Sie sind auf Seite 1von 15

ACI 362.2R-00

Guide for Structural Maintenance of Parking Structures

Reported by ACI Committee 362

James C. Anderson

Ralph T. Brown

Girdhari L. Chhabra

Anthony P. Chrest *

Jo Coke

Thomas J. D Arcy *

Boris Dragunsky

Thomas G. Weil * Chairman

Thomas J. Downs * Secretary

Keith W. Jacobson * Norman G. Jacobson, Jr.

Carl A. Peterson * Suresh G. Pinjarkar

Howard R. May Predrag L. Popovic

Gerald J. McGuire

Martin B. Mikula

David C. Monroe†

Thomas E. Nehil

H. Carl Walker * Steward C. Watson

Bertold E. Weinberg

* Denotes members of subcommittee who prepared the document. Subcommittee chairman.

This guide is intended to assist parking structure owners, operators, and the consultants who advise them in developing preventive maintenance pro- grams for parking structures. It presents typical maintenance concerns and suggests ways of addressing them.

The guide summarizes information regarding structural, operational, aesthetic, and routine maintenance for parking structures. Design sugges- tions to minimize maintenance are also included. A structural maintenance checklist of specific recommended tasks and references to other publica- tions with information related to the structural maintenance of parking structures is included.

See ACI 362.1R for more complete information regarding design issues related to a parking structure’s performance.

Keywords: concrete durability; condition appraisal; construction joints; contraction joints; corrosion; cracking; expansion joints; isolation joints; leakage; maintenance; membrane; parking structure; post-tensioning; pre- cast; prestressed; ramp; scaling; sealant; sealer; snow removal; spalling.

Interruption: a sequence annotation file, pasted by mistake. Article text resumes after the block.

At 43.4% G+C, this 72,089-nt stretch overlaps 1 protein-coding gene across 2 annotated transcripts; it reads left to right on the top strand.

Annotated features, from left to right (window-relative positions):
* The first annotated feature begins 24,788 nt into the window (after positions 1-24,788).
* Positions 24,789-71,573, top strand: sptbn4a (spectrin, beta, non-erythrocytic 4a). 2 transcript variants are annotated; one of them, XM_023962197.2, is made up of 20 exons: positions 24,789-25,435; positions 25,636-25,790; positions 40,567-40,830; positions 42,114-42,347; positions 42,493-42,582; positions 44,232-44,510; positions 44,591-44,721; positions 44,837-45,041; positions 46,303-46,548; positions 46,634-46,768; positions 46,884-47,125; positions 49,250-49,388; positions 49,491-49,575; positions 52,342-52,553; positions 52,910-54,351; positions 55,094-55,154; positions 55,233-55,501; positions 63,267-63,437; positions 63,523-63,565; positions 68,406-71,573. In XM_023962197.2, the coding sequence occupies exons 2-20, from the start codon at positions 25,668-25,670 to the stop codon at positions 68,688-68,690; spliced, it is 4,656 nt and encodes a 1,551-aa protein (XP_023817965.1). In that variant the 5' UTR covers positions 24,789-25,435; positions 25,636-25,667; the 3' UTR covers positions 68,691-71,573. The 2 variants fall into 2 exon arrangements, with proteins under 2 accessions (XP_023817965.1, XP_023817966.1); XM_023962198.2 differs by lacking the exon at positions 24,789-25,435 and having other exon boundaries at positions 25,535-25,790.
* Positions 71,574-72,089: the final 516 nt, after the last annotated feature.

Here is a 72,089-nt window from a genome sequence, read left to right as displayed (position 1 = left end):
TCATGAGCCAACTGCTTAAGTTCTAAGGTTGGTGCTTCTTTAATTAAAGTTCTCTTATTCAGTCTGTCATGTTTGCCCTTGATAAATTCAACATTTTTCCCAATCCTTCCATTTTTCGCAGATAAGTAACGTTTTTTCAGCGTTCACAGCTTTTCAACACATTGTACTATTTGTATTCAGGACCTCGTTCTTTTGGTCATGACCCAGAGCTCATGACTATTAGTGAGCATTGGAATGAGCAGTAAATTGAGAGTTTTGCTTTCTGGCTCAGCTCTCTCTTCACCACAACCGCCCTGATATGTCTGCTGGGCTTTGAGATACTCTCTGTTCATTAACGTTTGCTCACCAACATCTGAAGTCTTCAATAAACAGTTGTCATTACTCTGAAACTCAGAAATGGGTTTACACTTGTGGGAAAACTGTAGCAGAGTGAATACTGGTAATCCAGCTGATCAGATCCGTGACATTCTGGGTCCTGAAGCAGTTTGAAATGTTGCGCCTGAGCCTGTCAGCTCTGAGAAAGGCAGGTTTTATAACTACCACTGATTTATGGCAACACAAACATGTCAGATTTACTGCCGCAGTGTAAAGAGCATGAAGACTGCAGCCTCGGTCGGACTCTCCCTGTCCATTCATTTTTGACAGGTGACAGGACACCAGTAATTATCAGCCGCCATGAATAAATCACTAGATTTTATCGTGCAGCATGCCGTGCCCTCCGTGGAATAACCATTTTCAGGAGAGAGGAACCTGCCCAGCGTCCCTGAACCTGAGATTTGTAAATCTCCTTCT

ACI Committee Reports, Guides, Standard Practices, and Commentaries are intended for guidance in planning, designing, executing, and inspecting construction. This document is intended for the use of individuals who are competent to evaluate the significance and limitations of its content and recommendations and who will accept re- sponsibility for the application of the material it contains. The American Concrete Institute disclaims any and all re- sponsibility for the stated principles. The Institute shall not be liable for any loss or damage arising therefrom. Reference to this document shall not be made in con- tract documents. If items found in this document are de- sired by the Architect/Engineer to be a part of the contract documents, they shall be restated in mandatory language for incorporation by the Architect/Engineer.